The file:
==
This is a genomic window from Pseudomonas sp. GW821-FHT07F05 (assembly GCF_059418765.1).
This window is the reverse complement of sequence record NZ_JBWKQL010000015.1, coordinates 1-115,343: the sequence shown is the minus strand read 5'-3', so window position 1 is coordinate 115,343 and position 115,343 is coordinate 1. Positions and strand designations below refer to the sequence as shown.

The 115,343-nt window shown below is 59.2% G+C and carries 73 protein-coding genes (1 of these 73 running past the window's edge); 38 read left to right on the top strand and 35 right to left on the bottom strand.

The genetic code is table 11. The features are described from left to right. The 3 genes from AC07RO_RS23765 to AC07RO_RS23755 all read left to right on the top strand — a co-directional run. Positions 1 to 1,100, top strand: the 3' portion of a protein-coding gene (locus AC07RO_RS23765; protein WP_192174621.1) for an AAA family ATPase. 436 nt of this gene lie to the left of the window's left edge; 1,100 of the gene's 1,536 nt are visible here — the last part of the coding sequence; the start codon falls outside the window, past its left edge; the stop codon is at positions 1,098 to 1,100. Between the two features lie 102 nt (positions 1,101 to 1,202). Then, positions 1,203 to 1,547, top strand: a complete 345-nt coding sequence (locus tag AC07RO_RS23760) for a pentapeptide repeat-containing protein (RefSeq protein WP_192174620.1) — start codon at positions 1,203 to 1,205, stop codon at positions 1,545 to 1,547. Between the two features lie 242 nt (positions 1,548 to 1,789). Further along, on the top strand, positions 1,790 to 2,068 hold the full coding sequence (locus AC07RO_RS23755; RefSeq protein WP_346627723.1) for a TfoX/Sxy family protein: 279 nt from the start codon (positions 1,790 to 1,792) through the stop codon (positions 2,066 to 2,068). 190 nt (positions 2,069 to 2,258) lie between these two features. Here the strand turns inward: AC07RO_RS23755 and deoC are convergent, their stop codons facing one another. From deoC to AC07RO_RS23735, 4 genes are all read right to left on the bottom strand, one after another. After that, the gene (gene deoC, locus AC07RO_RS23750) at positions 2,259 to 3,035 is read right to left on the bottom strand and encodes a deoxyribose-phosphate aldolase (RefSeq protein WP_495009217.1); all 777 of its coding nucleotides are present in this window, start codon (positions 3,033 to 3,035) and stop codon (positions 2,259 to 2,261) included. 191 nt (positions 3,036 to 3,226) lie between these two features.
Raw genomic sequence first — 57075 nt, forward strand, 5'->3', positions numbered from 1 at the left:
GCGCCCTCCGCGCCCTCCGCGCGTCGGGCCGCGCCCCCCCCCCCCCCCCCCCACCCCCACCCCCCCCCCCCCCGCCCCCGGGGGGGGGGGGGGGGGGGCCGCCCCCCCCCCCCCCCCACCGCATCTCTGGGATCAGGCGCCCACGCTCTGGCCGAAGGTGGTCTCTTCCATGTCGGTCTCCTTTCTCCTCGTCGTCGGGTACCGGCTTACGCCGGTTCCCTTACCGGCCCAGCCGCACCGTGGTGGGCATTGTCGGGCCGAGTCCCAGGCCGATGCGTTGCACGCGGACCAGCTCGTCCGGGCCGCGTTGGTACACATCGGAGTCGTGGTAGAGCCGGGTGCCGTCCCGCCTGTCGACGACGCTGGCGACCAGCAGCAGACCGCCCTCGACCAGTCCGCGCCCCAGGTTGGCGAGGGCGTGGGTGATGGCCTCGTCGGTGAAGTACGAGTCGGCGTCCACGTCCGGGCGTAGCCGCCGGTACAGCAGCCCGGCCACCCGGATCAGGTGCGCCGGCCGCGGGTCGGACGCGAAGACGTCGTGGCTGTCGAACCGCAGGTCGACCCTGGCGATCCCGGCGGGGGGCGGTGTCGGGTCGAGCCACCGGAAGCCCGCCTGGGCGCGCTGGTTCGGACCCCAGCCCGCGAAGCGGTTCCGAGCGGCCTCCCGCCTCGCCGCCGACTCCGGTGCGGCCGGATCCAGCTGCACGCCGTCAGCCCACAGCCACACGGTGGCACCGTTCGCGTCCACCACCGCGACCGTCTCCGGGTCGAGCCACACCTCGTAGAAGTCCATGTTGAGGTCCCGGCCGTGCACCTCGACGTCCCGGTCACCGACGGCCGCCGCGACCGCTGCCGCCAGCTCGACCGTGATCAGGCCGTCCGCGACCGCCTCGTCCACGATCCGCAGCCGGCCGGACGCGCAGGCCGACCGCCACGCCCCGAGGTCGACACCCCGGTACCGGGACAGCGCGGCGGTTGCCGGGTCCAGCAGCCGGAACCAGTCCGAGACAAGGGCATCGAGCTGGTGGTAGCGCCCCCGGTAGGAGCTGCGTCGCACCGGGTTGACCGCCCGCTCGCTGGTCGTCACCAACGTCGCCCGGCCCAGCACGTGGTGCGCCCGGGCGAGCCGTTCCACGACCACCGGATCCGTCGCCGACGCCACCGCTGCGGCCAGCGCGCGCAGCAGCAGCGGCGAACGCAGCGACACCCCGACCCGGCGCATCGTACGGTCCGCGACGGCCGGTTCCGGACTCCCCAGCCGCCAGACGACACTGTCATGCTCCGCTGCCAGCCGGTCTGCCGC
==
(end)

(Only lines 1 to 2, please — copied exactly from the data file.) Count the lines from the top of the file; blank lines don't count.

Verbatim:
This is a genomic window from Pseudomonas sp. GW821-FHT07F05 (assembly GCF_059418765.1).
This window is the reverse complement of sequence record NZ_JBWKQL010000015.1, coordinates 1-115,343: the sequence shown is the minus strand read 5'-3', so window position 1 is coordinate 115,343 and position 115,343 is coordinate 1. Positions and strand designations below refer to the sequence as shown.